Toddler Pants Policy: Toddler students change into cotton training pants with plastic covers once class begins. This helps them become aware of their need to use the toilet and makes it easy for them to change pants independently. We keep a supply of extra pants at school and will wash our pants here, but will send your child’s pants home to be laundered. We will make sure your child is changed back into the clothes she arrived in before pick-up time. Although it may be easier to use a diaper when travelling in the car and running errands, we recommend that you purchase a supply of training pants so your child can practice using them at home. With a child-sized potty or seat, a basket of fresh pants, and a pail in which to place the soiled pants your child will enjoy the independence of using the toilet much more quickly than if she were in diapers all day. We spent two years testing this theory with one campus using diapers and the other implementing the pants policy. 91% of students using training pants were independent or close to it by the end of the school year as opposed to 67% of the children who wore diapers and pull-ups. It means more laundry for all of us but just as we give older children every opportunity to learn to read and write when they are ready, we want to offer the same opportunity to toddlers learning to use the toilet. They just need lots of practice. You can order Gerber cotton training pants online for about $7/3-pack.The Gerber waterproof pants are about $2 each. Be sure to label all of your child’s clothing – even socks and shoes.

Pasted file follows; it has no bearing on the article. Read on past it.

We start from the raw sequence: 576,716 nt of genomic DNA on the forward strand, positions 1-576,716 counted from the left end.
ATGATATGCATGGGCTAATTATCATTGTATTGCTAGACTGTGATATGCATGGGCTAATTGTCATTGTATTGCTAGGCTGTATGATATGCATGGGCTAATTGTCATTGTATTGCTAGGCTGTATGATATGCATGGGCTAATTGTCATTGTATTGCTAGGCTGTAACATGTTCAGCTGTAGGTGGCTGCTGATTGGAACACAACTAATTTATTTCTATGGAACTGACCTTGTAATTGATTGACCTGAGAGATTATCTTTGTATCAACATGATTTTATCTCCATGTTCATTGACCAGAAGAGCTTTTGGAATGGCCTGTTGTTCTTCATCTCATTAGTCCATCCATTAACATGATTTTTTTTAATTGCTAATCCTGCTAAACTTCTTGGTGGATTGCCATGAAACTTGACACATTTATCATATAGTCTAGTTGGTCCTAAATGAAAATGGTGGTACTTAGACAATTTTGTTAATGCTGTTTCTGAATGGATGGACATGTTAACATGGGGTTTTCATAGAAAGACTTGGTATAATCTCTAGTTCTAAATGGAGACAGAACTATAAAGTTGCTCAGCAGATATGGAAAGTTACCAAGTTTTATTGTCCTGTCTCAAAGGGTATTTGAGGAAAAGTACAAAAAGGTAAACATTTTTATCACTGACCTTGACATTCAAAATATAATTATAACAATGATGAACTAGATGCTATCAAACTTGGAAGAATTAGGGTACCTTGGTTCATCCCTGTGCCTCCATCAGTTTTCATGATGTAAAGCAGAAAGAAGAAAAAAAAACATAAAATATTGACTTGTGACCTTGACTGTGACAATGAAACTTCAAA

Peacocks Class taught by Cassie Vultaggio
Turquoise Class taught by Molly McDowell
Rainbow Class taught by Leigh Ann Gray
Cottonwoods Class taught by Natalija Djunic
Students can be dropped off at the front patio gates between 8:45 and 9:00 am where a teacher will greet them. Please pull up in the drop off lane so the students can exit the car safely onto the sidewalk.
Morning ec students will be picked up at the playground gate between 11:45 and noon. Pick up for Prep students is at the front patio gates between 2:45 and 3:00 pm. A teacher will be on the sidewalk to help your child into the car. If you want to get out of the car, please park in the parking lot rather than in the pick-up/drop-off zone.
Ec students should bring a backpack with a water bottle, change of clothes, slippers or indoor shoes and room to bring work home. They should be quite independent in dressing for the out-of-doors so please make sure your child can easily put on and take off her own shoes. Velcro, slip-ons or shoes with large buckles are a must until the child learns to tie laces at around 5 years of age.Afternoon students will need a lunch as well (see “Lunch Guidelines” below) unless you are registered for the school lunch program. Continuing students need to bring back their workbooks and readers which will be kept in cubbies except during vacations.
Moose Tracks Lower Elementary taught by Michelle Aldrich, Amy Warren and Leti Burns
Owl’s Nest Upper Elementary Class taught by Lori Whistler
Elementary students can be dropped off at the playground gate between 8:30 and 8:45 am where a teacher will be waiting to greet them.
Pick-up is at the playground gate between 3:00 and 3:15 pm.